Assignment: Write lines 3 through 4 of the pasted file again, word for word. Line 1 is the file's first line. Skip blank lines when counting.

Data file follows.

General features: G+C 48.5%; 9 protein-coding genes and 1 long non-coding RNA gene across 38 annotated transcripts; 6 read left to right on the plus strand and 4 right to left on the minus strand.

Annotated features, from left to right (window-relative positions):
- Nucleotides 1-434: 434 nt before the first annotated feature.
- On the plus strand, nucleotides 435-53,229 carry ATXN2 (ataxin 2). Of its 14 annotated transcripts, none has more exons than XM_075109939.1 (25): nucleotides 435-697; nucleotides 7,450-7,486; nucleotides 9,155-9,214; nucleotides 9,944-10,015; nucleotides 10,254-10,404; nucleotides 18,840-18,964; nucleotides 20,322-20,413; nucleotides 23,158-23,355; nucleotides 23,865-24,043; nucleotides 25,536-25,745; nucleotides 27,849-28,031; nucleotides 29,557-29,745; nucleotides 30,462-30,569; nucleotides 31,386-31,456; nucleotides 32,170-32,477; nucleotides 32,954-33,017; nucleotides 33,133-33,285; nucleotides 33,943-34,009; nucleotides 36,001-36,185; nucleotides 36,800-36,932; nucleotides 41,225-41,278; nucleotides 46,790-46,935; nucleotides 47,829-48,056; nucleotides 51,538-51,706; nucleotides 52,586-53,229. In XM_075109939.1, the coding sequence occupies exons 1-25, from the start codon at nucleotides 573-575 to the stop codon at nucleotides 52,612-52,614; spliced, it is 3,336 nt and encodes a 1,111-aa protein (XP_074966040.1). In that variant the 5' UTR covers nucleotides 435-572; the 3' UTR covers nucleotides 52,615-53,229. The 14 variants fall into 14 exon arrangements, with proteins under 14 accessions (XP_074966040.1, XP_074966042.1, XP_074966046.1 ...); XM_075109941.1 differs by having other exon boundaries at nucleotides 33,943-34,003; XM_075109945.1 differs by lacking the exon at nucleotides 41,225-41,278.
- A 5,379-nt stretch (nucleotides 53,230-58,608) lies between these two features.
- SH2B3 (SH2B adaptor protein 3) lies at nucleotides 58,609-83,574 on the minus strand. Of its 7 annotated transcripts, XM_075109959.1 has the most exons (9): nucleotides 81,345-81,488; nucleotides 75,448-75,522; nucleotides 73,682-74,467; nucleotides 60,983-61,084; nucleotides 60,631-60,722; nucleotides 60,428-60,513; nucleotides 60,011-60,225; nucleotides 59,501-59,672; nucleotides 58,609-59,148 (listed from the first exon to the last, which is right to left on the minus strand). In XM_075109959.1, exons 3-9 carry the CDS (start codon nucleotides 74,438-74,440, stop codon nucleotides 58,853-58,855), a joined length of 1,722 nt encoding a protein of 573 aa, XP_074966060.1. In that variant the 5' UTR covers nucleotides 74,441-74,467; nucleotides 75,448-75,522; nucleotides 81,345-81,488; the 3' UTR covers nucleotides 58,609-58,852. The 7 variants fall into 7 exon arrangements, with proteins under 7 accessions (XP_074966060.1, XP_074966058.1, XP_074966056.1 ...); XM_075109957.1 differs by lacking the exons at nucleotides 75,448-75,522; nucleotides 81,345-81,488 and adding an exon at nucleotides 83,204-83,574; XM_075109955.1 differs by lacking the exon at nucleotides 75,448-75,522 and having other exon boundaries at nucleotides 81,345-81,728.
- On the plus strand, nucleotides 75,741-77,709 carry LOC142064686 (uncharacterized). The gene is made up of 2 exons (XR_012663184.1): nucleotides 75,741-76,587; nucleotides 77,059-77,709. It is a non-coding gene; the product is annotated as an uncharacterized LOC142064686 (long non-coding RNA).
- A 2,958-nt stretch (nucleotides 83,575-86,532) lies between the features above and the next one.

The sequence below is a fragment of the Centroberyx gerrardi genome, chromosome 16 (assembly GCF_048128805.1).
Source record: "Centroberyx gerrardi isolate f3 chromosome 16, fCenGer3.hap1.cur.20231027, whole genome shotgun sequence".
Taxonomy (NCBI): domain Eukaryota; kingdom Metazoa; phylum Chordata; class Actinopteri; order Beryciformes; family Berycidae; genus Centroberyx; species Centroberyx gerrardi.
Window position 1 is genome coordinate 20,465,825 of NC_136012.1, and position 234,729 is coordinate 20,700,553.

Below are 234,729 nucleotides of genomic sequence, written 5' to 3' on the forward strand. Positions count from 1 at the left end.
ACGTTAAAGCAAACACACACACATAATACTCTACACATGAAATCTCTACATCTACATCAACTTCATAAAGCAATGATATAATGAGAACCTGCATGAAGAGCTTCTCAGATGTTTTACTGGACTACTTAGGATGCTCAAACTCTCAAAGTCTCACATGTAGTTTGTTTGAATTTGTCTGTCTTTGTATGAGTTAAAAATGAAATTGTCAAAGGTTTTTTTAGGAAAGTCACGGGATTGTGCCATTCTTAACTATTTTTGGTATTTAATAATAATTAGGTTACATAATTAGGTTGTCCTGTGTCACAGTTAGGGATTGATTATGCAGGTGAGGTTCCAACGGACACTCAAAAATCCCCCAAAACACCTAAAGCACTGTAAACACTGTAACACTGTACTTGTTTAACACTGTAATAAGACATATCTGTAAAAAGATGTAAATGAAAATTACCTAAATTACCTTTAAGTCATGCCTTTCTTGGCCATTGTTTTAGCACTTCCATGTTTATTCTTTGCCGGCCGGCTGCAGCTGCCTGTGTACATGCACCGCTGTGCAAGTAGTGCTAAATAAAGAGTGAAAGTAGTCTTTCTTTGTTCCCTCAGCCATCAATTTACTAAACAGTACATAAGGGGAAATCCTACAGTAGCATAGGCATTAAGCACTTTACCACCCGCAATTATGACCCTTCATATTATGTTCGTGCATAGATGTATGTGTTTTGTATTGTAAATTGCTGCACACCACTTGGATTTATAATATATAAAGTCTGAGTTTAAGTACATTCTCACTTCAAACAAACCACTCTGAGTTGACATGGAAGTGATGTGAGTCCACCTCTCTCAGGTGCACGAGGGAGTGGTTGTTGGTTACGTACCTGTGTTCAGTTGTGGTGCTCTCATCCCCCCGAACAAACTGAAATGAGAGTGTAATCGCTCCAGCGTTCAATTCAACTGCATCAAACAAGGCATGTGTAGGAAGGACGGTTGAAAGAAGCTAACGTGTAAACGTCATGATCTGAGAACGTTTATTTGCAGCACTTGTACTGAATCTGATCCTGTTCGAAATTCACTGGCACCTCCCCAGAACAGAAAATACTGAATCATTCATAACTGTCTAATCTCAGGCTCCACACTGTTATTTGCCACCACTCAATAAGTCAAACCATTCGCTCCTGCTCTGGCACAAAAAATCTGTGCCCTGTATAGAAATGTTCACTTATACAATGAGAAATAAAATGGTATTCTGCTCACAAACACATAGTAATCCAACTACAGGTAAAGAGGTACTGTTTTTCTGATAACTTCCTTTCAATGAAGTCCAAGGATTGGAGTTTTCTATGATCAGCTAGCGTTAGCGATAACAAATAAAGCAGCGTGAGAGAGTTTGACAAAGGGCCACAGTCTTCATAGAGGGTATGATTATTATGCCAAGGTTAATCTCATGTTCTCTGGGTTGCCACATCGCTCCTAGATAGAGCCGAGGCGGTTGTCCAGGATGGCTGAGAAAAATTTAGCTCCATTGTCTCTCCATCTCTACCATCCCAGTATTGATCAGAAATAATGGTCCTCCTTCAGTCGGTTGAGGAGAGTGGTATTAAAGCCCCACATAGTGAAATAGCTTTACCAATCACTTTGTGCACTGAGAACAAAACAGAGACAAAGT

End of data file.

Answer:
- Nucleotides 1-434: 434 nt before the first annotated feature.
- On the plus strand, nucleotides 435-53,229 carry ATXN2 (ataxin 2). Of its 14 annotated transcripts, none has more exons than XM_075109939.1 (25): nucleotides 435-697; nucleotides 7,450-7,486; nucleotides 9,155-9,214; nucleotides 9,944-10,015; nucleotides 10,254-10,404; nucleotides 18,840-18,964; nucleotides 20,322-20,413; nucleotides 23,158-23,355; nucleotides 23,865-24,043; nucleotides 25,536-25,745; nucleotides 27,849-28,031; nucleotides 29,557-29,745; nucleotides 30,462-30,569; nucleotides 31,386-31,456; nucleotides 32,170-32,477; nucleotides 32,954-33,017; nucleotides 33,133-33,285; nucleotides 33,943-34,009; nucleotides 36,001-36,185; nucleotides 36,800-36,932; nucleotides 41,225-41,278; nucleotides 46,790-46,935; nucleotides 47,829-48,056; nucleotides 51,538-51,706; nucleotides 52,586-53,229. In XM_075109939.1, the coding sequence occupies exons 1-25, from the start codon at nucleotides 573-575 to the stop codon at nucleotides 52,612-52,614; spliced, it is 3,336 nt and encodes a 1,111-aa protein (XP_074966040.1). In that variant the 5' UTR covers nucleotides 435-572; the 3' UTR covers nucleotides 52,615-53,229. The 14 variants fall into 14 exon arrangements, with proteins under 14 accessions (XP_074966040.1, XP_074966042.1, XP_074966046.1 ...); XM_075109941.1 differs by having other exon boundaries at nucleotides 33,943-34,003; XM_075109945.1 differs by lacking the exon at nucleotides 41,225-41,278.